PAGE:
A 2006 study conducted by the National Eating Disorders Association found that nearly one in five college students admitted to having suffered from an eating disorder. Despite this high number, though, few students ask for help.
Students' silence speaks to disordered thinking that characterizes the disease. "The nature of eating disorders ... is that there's a big period of denial," [Mary Commerford, director of Furman Counseling Center at Barnard] said. "Literally 'I'm doing this, it's normal, I don't have a problem.'" Source: Columbia (University) Spectator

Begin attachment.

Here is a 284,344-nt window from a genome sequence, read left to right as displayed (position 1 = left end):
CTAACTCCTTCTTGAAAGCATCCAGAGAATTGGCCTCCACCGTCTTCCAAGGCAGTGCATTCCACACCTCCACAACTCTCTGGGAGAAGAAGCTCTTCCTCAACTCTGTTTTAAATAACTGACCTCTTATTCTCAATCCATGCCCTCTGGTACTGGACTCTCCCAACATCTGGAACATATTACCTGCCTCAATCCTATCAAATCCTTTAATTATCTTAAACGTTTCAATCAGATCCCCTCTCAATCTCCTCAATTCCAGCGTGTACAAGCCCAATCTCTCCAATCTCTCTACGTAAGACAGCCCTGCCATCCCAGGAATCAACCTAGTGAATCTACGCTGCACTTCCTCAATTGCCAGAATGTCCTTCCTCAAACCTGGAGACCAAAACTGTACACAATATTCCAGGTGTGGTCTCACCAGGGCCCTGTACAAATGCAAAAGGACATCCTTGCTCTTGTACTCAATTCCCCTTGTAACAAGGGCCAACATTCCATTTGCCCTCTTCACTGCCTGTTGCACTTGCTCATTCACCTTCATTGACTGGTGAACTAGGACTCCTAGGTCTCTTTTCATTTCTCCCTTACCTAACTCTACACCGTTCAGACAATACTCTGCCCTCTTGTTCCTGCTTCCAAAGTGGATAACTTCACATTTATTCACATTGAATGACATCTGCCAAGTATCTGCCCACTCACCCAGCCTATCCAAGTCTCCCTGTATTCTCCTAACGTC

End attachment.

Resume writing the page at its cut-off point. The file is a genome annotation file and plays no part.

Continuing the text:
Students who struggled with an eating disorder prior to college are especially at risk, because the added pressures of collegiate life make overcoming the disorders more difficult. Fear of their disorder becoming public also keeps many young disordered eaters from seeking help.
But getting help for an eating disorder can be as close as a confidential conversation with a counselor or an online discussion with an expert in the field. These simple steps can help a student get on the road to recovery and healthy living.
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